It is easy for writers to close themselves up in their rooms and forget about the world outside. These have been a few simple steps we can all take to reverse that, and help save the world instead.

(And kudos to you, Tamara!)

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Blogger Christina Shaver said...

Here, here!

I double side my drafts and recycle as much paper as I can. It's amazing how much can be saved...and that means money too.

My husband runs his own company and has made it a point to do absolutely everything possible electronically. He's got a rapidly growing office and right now twenty people share one printer...and it barely gets a work out. It CAN be done.

2:40 AM  
Blogger Laura Reyna said...

I try to do as much work on computer as possible before printing.

And use the clean side of old drafts.

I also cut up drafts to use as scratch pads for notes & grocery lists.

That changing the margins on your draft idea is interesting. That unused white space all around the page has always bothered me. I'll experiment with it.

6:27 AM  
Anonymous Anonymous said...

you said it yourself... only print out final drafts haha... we could save a Michiagn sized forest every year

or someone could imvent erasable ink jet ink

3:31 PM  
Blogger Fun Joel said...

I'd like to add that if you're reading this post, and you agree, you should sign the petition that is on the Change the Margins website. It requests that Microsoft change the default setting for MS Word margins.

Christina -- good on you AND your husband!

Laura -- good idea about the scrap. I do the same with envelopes from mail I receive.

Quill -- if we are really careful about not printing until final draft, it will also help us not send off anything that isn't truly ready for professional eyes!

7:32 PM  
Anonymous Michael said...

I've been anal about wasting paper, since I was a little kid. I reduce my margins to 0.25", if it's for my own use. Now with your advice, I reduce them 0.75", when I'm printing for professional use.

By the by, for my fellow Mac users, Apple also likes to waste paper. They set the margins on those '.rtf' documents you create with the standard "TextEdit" utility to use 1" margins. AND it doesn't let you change it.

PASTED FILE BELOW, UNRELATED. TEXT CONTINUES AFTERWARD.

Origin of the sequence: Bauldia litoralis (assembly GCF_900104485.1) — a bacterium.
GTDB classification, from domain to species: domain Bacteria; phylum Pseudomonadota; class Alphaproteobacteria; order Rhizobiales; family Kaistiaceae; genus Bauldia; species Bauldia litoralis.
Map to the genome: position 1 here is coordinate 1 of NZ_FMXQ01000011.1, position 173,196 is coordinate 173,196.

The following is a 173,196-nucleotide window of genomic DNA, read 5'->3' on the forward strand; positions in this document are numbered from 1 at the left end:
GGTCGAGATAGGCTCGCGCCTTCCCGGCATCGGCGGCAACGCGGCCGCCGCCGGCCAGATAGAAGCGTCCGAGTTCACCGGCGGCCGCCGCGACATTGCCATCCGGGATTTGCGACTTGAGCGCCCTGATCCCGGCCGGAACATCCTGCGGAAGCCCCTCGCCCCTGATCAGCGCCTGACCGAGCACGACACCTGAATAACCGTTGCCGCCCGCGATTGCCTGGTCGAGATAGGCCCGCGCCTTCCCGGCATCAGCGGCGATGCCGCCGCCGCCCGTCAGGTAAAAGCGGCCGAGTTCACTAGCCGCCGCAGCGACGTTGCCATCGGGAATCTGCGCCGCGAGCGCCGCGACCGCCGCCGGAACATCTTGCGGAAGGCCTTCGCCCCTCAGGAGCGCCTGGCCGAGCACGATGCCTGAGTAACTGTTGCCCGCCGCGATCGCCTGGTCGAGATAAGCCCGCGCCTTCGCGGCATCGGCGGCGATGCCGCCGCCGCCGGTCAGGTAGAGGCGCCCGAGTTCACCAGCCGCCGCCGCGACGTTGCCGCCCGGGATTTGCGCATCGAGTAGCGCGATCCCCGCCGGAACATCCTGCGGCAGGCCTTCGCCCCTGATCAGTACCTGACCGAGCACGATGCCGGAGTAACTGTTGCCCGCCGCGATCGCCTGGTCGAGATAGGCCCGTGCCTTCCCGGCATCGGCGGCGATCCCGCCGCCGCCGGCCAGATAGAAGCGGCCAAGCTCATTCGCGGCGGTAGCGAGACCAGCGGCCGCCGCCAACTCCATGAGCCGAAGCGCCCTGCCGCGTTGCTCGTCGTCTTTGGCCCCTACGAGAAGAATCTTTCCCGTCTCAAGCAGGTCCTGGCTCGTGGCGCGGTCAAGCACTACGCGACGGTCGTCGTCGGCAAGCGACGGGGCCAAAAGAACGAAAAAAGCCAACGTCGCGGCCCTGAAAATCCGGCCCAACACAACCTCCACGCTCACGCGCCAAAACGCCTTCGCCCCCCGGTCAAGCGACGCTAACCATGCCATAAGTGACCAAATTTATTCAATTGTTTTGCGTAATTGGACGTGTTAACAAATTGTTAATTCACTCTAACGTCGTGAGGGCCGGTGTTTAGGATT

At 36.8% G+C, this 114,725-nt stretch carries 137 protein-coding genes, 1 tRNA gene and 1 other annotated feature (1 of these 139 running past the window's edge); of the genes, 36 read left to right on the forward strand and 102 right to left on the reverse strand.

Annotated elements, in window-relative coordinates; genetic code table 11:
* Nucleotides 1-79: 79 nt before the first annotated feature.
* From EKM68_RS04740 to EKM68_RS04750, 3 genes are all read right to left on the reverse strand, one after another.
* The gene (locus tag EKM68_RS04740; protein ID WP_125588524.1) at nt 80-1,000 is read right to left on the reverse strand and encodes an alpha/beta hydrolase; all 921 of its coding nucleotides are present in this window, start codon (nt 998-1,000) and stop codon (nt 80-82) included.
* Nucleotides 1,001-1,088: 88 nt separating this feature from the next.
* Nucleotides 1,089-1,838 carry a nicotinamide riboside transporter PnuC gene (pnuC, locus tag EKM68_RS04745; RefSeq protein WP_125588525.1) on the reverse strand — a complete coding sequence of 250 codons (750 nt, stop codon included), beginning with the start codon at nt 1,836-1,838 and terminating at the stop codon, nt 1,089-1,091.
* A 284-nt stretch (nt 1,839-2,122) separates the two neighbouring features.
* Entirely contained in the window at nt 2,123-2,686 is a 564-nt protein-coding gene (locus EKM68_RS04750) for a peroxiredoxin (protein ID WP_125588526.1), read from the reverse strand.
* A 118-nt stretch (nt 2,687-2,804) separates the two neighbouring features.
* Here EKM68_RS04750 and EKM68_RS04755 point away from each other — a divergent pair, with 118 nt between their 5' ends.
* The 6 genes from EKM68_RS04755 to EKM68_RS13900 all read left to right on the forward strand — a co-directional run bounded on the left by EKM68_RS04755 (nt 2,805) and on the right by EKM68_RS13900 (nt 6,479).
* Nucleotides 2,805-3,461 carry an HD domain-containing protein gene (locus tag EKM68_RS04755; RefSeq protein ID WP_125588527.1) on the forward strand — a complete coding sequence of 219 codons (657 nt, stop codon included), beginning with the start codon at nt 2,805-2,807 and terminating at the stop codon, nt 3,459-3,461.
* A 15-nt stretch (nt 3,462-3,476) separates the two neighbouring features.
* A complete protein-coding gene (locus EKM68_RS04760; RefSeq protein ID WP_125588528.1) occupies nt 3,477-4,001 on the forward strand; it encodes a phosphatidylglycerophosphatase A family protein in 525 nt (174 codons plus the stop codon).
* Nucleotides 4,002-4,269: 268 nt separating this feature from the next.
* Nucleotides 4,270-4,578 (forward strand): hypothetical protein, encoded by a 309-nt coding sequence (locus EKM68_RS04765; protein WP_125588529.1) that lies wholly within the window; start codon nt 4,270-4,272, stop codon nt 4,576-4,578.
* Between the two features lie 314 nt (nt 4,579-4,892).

Here's how to get around this:
1. Open the rtf file in a plain text editor that doesn't understand rtf, so it displays the settings as text. OS X comes with vim (very hard to learn, but all Unix people know it), or you can download Smultron from http://sourceforge.net/projects/smultron/

Then search for the sequence (near the top, before any of the text):
Change the two 1440's to 1080's (for .75") or any number of inches times 1440 for any other indent.

You can also add: \margt1080\margb1080 to reduce the top and bottom margins.

Use the back of pieces of junk mail (if it's blank on the back) or good mail that's no longer needed, or discardable paper you find when cleaning out your files.

BUT do NOT encourage junk mail. Reducing is much better than recycling. Write to the Direct Marketing Association and ask to stop receiving unsolicited commercial mail. Then tell the credit bureau (when you get your free credit report) to stop receiving credit card solicitations. I also told the Boston Globe to take my address off their mailing list for their advertising flyer, which is not part of the paper, which I don't get.

This has reduced at least 2/3 of my junk mail.

5:21 AM  
Blogger Fun Joel said...

Good stuff Michael! I'm going to forward to Tamara.

5:24 AM